The Ministry of Environment and Forests (MoEF) proposed a new draft notification of Environment Impact Assessment (EIA) on March 12, 2020, after which a series of nationwide digital protests have been going on backed by student unions, environmentalists, and other stakeholders, condemning the stance of the government on environmental sustainability.
While the world is combating a pandemic, the citizens of our country are educating the public about the consequent ill effects of the suggested amendments, if they get a green flag by the legislature.
What is Environment Impact Assessment (EIA)?
Adopted by the Indian legislature in 1994 in wake of its commitment to the Rio declaration, the EIA is a legal procedure mandated under the Environment Protect Act that assesses the extent of ecological resource exploitation by a prospective venture. In the procedure, Terms of Reference (ToR) both standard and industry-specific are handed out for minimal resource degradation in the future. It further issues a prior environmental clearance (PEC) without which no enterprise can begin to work on its venture.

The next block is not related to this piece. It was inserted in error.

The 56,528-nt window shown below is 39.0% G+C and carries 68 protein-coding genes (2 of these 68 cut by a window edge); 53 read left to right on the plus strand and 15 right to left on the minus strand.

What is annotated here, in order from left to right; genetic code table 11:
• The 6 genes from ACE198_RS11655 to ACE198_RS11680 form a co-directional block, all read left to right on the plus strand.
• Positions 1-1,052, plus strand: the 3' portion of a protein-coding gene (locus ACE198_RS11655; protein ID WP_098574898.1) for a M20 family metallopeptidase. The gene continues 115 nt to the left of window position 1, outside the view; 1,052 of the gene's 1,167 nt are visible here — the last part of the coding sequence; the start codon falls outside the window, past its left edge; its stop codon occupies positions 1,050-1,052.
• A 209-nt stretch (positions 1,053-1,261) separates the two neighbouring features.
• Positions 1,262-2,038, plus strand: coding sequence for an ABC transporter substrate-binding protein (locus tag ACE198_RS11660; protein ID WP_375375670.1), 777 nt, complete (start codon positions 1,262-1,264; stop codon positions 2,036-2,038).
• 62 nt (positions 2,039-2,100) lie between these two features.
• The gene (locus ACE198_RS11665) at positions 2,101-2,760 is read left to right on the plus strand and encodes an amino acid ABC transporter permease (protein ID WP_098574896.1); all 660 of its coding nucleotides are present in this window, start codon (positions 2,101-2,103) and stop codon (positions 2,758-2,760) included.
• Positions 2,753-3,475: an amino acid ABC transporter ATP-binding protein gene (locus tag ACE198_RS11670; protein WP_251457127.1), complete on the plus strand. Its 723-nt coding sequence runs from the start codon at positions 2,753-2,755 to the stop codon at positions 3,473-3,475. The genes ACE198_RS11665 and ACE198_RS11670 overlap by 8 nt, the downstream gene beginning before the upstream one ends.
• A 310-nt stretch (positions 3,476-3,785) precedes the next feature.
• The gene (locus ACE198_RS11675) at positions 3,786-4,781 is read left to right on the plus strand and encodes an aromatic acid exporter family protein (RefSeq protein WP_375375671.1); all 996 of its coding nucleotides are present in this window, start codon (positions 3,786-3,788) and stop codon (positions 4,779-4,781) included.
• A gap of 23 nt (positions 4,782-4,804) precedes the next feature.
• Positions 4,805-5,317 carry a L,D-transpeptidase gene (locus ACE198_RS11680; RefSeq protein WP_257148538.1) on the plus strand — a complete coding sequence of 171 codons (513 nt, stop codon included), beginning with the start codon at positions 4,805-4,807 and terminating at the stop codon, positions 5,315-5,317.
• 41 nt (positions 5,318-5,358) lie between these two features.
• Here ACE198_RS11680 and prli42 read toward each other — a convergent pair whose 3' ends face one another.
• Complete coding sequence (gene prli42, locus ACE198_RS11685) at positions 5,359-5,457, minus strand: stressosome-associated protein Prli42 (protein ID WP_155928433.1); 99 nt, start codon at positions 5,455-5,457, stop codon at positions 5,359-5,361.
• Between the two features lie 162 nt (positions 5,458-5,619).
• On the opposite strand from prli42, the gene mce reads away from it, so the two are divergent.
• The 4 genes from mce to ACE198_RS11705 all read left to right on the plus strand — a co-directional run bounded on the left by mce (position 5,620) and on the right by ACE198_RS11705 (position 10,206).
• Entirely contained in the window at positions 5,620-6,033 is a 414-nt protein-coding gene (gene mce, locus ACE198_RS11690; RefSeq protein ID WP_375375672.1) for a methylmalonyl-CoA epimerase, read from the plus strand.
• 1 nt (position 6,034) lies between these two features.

While keeping its foundation principles the ‘Precautionary Principle’ and ‘Sustainable Development’ alive, the EIA has been amended multiple times in the past for fair and better environmental equity. Although the EIA notification 2006 was welcomed by the stakeholder, the recently proposed draft endured heavy criticism. Therefore it is necessary to judge both the notifications parallelly.
The foremost difference appears on the basis of the two notifications, suggesting two different objectives that the government aims to achieve. According to media, it is noted that whereas the former notification was based on soul principles mentioned above to ensure the environmental inclusion and equity, the draft presented in 2020 is based on ‘Neoliberal Capitalism’ as it promises to create an online medium with the less stringent process of environment clearance to cut down the trading barriers due to environment across the country. Observantly, the two legislations advocate different ideologies and thus, contradictory changes have appeared in the latter notification.
Compliance and Environment Clearance